#11, From Living in the Past
Listen to Philip Schultz reading this poem. Everyone dickers with God. Everyone gets something: Grandma gets one dead husband who does nothing but read Torah and complain, the kitchen ceiling where all her curses live rent-free, a lifetime of oy veis. … Uncle gets his wieners, eight varieties of sauerkraut, five newspapers spread over the kitchen table like a vast strategy, the Paramount screen where he pulls curtains shut on Marlena D who shaves her legs four times a day. Father gets free room and board, a coal-burner to intimidate, all the blame. Mother gets the lower left half of the icebox, where she hides bacon, popsicles, all her glee. I get the best hiding places, Uncle's girlie books, the stained glass attic window where the wind sings of inner and outer things, as Martin Buber said, what are they but things—"O secrecy without a secret! O accumulation of information!" I get faith and intuition and 5763 years of longing and despair, a passion for hearsay, boogieing, and epistemology …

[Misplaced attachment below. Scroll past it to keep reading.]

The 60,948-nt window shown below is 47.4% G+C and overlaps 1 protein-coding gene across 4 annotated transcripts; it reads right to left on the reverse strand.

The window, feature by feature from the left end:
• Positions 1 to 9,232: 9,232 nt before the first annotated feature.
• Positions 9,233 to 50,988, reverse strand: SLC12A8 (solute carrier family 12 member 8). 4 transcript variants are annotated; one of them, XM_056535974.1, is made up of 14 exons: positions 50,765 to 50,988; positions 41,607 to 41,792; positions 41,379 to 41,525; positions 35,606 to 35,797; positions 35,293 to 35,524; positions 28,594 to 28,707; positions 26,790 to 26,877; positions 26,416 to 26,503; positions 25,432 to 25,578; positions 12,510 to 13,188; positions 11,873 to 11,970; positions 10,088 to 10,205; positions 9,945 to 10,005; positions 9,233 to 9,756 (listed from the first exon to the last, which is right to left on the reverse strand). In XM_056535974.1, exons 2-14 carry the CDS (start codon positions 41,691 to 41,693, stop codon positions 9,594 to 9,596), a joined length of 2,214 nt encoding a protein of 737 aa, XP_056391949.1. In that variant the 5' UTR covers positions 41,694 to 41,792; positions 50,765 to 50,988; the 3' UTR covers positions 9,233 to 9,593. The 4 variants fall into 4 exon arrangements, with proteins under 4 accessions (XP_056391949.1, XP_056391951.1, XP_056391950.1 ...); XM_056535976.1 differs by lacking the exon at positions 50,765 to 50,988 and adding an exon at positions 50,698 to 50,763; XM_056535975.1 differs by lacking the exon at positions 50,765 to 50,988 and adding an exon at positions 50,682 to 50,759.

Philip Schultz's memoir, My Dyslexia, came out last fall. He founded and directs The Writers Studio, a private school for writing, now in its 25th year.
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